We could go on this way with angels as well, and any other species of plant, animal, or object ad infinitum, but there is no need. Therefore, it is rightly said that whatever is more like unto itself is truer. Here we digress to the issue of humanity.

Original Sin deformed mankind so that humanity became less like itself. As a means of remedy, Christ came as a man. In fact, as we can readily discern from our experiment, Christ was more human than the humans he lived amongst and came to die for. Thus, St. Paul was right in calling Him the Second Adam in that He had in His person undelimited humanity. Comparatively, if we use ourselves as the definition of what human means, Christ was superhuman. Yet, in point of fact, Christ alone is the definition of what a human is; He is completely human and it is we who are deficient in humanity.

The Eucharist, which may only be found in the Churches of the Apostles, is given unto us to strengthen us. By receiving the Eucharist, we not only obtain divine graces and mercy, but also become more human by virtue of Christ's humanity which we receive into ourselves. When we look at what God said to Adam in the Garden, we know that Adam was without death. Then, we look at what Christ, Who is God, says to us in the Gospel," Whoever does not eat of My Flesh and drink of My Blood has no life in Him."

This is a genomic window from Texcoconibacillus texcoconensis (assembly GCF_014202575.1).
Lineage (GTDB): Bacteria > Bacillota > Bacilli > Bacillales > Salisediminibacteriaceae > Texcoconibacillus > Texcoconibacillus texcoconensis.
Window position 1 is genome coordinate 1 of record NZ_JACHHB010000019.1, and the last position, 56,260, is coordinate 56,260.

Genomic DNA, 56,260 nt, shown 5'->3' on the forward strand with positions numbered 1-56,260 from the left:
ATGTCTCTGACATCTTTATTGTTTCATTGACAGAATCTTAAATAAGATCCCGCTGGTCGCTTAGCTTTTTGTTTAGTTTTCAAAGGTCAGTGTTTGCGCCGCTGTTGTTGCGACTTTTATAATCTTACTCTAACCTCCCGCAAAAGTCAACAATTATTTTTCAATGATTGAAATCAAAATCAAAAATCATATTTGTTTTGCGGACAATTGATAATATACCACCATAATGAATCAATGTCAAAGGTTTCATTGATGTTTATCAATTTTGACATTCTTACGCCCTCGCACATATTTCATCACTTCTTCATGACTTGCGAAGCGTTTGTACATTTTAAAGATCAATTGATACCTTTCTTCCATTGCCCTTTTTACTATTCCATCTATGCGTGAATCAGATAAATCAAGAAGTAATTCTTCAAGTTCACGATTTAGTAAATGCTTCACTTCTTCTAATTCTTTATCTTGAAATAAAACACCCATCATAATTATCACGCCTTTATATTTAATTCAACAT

This is the truth and we can go to no one else, for as the apostles said, who else has the words of Life? The more human we become, the more like God we become, because our humanity is being restored to its full glory, the true image of God. But this is not the end of Christ's work, for we are brought into God by receiving the Holy Spirit into us. But here, I've committed to only speaking to you about humanity and must digress from theosis and divinity, though admittedly they are intertwined.

Hitherto, those who faithfully receive the Eucharist and continue in it are becoming more human; they are attaining to Christ's humanity. This is why it is so important to be in a Church with VALID sacraments. This is the difference between Catholicism and Protestantism. This is why one should be a Catholic, and why being a "Bible Christian" is not enough. This is only part of what the Most Blessed Sacrament does for us. It is the power of God to put our souls into order. It is the power of God to place our bodies in subjection to the soul. It is the power of God, to literally undo the Gordian Knot of sin and restore our nature. This is how God returns us to being a true microcosm of the Macrocosm, as discussed in my previous note Ecclesiasticus. 

And everything on top of this is working out our salvation, attaining to and obtaining the promises of Christ, becoming joint heirs with Christ. How wonderful that we are not only set in order, having our humanity restored to us, but that we have separate graces so as to participate in the righteousness of God. This is eternal life, the Eucharist, the source and summit of our faith.
"Every art and every inquiry, and similarly every action and choice, is thought to aim at some good; and for this reason the good has rightly been declared to be that at which all things aim." ~Aristotle~